COLUMBUS, Ohio (AP) -- The Ohio House speaker said he has concerns about whether the governor's move to get Medicaid expansion funding through a legislative panel and bypass the full General Assembly violates the Ohio Constitution.
House Speaker William Batchelder told reporters Wednesday that he and more than 30 representatives have noted their concerns in a letter that will be part of the House's daily record.
"This is the most divisive issue that has come up in the country and in Ohio," said Batchelder, a Medina Republican. "There are obviously a number of us who had different theories about what ought to happen."
Medicaid expansion is one of the key components of Democratic President Barack Obama's federal health care law.
The federal government would pay the entire cost of the expansion for the first three years, gradually phasing down to 90 percent -- still well above Ohio's current level of 64 percent.
Ohio recently got approval from the federal government to extend its Medicaid eligibility. But Republican Gov. John Kasich's administration needs legislative sign-off to spend federal dollars on the estimated 366,000 residents who will be newly eligible.
Kasich turned to the state Controlling Board for approval. The board handles certain adjustments to the state budget.
The Kasich administration has asked for the authority to spend $561.7 million in federal funds this budget year and almost $2 billion next year on expansion to cover the new Medicaid population.
The panel is scheduled to vote on the request on Monday.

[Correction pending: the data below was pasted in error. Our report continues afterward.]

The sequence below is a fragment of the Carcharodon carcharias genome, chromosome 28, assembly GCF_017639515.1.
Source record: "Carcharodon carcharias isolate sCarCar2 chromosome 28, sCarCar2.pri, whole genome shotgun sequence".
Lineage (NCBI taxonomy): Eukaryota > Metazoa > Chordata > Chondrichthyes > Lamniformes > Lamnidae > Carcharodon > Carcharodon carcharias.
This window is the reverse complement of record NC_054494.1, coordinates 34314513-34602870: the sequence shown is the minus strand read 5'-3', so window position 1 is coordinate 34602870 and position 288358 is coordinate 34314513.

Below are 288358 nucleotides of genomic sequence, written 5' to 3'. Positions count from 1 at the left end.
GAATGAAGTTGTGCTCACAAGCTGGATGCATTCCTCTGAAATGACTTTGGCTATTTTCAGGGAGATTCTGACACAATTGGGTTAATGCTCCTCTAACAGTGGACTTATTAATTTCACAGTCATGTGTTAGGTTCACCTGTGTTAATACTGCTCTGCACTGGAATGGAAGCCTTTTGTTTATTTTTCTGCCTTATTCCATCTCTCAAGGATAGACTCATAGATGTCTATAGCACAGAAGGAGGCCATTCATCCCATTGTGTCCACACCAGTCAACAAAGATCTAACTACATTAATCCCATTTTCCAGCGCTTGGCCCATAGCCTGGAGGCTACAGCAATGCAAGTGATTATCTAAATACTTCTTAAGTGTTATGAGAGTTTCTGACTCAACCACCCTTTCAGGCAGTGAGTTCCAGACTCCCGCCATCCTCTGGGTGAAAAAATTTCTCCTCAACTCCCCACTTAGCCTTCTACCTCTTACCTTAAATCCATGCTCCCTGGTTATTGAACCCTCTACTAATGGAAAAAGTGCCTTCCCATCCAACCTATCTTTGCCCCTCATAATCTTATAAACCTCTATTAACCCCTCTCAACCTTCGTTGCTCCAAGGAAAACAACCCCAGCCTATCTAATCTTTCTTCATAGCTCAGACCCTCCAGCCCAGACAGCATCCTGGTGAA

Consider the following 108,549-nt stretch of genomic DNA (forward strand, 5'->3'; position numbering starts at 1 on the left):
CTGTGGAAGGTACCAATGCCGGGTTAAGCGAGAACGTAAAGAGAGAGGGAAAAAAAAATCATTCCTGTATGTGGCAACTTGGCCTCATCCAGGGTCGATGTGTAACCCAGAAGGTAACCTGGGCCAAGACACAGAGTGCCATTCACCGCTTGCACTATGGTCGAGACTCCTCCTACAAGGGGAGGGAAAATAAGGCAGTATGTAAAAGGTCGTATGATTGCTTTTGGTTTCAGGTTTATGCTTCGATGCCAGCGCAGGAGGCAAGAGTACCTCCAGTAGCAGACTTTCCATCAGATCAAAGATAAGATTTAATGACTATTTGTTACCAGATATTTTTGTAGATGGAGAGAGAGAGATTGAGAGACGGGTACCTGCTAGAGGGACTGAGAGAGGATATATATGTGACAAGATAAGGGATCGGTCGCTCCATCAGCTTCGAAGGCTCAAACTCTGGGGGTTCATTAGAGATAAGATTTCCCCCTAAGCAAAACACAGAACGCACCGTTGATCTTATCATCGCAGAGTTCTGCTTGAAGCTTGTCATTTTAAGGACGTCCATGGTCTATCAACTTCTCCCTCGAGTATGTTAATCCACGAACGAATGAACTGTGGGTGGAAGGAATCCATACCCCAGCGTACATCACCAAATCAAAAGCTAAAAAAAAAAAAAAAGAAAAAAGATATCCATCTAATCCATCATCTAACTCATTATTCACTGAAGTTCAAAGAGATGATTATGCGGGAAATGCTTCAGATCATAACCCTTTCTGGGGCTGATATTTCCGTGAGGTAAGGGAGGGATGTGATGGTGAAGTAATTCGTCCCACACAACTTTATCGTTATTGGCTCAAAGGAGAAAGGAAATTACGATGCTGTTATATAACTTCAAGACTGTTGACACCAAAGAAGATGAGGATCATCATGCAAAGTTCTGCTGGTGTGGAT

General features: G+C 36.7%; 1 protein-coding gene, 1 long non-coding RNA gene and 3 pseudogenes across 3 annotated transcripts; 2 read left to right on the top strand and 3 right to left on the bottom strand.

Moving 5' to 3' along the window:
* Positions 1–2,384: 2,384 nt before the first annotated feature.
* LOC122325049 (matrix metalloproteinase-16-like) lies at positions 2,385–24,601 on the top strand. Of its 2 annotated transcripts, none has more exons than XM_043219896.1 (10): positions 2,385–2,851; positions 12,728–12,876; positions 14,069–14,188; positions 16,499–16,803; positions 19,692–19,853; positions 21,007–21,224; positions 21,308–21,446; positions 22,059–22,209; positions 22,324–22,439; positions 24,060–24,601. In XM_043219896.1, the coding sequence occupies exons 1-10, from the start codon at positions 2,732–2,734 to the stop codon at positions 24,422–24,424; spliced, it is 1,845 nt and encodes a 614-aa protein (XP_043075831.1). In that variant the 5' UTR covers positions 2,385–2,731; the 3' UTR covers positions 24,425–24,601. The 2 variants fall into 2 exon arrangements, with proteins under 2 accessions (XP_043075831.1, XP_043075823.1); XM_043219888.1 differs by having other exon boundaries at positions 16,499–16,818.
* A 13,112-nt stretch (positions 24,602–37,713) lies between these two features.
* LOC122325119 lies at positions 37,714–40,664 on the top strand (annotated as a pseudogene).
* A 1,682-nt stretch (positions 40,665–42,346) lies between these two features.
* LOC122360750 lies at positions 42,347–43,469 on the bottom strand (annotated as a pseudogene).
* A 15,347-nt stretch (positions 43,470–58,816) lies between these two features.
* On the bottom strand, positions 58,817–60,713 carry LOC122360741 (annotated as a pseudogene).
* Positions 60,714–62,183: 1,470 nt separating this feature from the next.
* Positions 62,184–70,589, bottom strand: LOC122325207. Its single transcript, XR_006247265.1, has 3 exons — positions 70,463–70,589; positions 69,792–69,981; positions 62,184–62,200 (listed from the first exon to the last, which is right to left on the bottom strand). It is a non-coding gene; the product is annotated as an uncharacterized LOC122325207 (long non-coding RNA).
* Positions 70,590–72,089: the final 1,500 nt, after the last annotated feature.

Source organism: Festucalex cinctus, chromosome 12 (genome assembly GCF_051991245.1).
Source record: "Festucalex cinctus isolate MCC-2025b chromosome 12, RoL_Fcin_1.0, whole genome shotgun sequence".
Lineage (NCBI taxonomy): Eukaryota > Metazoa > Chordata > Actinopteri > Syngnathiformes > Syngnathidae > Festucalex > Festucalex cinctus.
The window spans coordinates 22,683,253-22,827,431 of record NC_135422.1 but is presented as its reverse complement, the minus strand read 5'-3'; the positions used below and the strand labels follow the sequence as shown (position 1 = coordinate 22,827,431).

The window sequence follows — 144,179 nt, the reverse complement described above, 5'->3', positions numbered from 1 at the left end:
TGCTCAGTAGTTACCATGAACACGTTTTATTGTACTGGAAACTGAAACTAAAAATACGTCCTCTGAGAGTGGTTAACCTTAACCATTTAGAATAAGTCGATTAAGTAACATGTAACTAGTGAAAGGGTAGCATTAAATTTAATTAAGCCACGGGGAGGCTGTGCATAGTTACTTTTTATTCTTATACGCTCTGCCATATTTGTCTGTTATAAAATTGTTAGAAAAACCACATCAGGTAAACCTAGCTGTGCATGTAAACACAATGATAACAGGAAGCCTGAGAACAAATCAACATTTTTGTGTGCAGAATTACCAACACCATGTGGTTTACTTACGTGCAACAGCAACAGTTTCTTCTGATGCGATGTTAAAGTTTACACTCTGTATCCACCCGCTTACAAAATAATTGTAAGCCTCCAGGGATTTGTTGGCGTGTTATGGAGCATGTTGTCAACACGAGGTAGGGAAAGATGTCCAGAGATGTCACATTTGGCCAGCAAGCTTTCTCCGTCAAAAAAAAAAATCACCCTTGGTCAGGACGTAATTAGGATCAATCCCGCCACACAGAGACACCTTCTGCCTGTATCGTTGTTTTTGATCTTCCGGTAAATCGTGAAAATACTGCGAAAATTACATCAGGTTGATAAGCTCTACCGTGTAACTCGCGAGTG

Batchelder said board approval of the funds could spark a lawsuit. "There are a lot of questions inherent in this," he said.
Kasich has pushed for Medicaid expansion since February. But the GOP-controlled Legislature has balked at the idea and has tried to find common ground on other changes to the federal-state program that provides coverage to the poor and disabled.
Medicaid already covers one of every five Ohioans.
Batchelder said he hasn't decided whether he'll change his Republican lineup on the Controlling Board. The seven-member board has two GOP representatives, who are designated by the speaker.
The governor's decision on Medicaid expansion won praise Wednesday from Health and Human Services Secretary Kathleen Sebelius, who was in Cincinnati for a panel discussion on the president's health care law.
"I am pleased that the governor is planning to move forward, and we'll hopefully see a successful vote on Monday," she said.
Associated Press writer Lisa Cornell contributed to this report from Cincinnati.